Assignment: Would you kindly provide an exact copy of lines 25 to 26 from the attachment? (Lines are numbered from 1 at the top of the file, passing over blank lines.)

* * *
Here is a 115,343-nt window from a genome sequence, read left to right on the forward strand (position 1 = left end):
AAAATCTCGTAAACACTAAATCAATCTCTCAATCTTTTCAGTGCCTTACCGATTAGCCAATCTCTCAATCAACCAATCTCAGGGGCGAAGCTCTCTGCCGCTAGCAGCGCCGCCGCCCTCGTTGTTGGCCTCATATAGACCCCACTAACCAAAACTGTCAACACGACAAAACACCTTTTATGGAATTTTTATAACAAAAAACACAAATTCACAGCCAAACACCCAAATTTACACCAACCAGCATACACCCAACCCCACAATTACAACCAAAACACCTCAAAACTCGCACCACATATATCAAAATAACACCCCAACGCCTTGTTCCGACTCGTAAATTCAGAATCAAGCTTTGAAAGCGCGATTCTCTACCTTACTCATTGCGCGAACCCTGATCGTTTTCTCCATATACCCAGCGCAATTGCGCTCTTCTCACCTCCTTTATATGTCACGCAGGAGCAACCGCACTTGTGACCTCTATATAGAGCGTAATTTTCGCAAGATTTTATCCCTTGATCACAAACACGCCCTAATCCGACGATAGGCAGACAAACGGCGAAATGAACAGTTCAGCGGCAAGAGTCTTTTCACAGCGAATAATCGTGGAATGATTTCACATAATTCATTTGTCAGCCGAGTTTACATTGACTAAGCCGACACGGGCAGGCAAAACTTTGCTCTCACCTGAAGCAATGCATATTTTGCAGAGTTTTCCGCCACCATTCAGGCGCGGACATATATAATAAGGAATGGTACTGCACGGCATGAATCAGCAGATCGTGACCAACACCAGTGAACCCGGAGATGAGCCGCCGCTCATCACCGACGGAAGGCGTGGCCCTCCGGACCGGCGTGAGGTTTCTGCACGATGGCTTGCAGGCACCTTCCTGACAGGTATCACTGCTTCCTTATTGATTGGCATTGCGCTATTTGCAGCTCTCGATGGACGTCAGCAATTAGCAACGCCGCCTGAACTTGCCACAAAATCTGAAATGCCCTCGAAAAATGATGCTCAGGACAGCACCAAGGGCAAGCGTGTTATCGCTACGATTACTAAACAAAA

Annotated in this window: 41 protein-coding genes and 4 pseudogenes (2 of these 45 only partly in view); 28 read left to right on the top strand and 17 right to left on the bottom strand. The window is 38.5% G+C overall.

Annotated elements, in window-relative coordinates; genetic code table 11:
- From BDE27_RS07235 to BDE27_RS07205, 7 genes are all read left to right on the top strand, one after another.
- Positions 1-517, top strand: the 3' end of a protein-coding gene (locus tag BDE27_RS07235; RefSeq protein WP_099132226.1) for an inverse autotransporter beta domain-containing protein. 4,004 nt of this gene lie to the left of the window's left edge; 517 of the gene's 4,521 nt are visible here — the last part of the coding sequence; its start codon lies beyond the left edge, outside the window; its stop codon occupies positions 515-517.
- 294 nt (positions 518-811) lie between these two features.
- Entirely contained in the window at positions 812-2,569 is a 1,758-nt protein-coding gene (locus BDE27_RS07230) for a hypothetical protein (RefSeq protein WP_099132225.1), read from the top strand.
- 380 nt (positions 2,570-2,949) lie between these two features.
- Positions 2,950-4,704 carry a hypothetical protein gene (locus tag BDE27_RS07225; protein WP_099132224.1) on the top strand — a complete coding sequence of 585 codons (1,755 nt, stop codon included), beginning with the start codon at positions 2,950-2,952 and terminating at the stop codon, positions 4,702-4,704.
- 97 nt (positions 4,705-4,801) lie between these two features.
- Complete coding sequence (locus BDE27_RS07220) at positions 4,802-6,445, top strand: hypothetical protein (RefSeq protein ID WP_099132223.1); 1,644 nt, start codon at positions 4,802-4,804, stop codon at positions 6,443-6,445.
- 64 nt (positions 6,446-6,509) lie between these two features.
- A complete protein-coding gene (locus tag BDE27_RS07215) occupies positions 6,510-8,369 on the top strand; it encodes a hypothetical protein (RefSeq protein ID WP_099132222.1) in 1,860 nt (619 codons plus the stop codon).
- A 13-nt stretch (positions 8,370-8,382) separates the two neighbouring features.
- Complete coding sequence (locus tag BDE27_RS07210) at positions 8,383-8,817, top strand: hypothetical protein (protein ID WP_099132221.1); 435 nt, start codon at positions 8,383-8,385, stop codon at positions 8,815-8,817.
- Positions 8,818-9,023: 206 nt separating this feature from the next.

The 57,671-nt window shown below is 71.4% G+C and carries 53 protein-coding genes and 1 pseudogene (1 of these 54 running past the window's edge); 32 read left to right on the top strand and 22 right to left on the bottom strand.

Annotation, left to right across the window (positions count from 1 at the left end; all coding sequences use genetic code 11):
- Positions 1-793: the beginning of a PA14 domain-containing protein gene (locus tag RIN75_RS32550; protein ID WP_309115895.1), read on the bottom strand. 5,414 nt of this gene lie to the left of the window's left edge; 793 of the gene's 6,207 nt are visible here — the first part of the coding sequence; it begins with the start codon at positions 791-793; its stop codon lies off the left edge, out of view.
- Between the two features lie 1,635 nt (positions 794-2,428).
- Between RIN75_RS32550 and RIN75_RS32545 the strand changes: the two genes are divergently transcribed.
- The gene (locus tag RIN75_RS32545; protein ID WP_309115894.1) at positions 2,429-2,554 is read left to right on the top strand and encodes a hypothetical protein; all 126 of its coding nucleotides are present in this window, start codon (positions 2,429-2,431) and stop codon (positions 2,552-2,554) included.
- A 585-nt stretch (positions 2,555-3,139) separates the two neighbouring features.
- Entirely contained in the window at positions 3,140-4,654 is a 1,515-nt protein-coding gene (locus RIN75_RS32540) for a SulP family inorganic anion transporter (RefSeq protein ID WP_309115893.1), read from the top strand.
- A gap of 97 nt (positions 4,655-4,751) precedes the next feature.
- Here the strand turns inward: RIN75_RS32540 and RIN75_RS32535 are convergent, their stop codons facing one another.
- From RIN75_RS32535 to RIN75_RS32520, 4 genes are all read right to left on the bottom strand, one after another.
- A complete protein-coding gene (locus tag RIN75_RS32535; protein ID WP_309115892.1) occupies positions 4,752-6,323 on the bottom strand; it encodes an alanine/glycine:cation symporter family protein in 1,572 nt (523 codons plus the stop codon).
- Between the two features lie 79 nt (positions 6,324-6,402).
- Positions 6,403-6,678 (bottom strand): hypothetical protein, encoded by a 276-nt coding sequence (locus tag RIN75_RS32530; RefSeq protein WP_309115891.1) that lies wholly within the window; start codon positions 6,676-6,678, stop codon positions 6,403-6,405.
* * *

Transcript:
- Entirely contained in the window at positions 3,140-4,654 is a 1,515-nt protein-coding gene (locus RIN75_RS32540) for a SulP family inorganic anion transporter (RefSeq protein ID WP_309115893.1), read from the top strand.
- A gap of 97 nt (positions 4,655-4,751) precedes the next feature.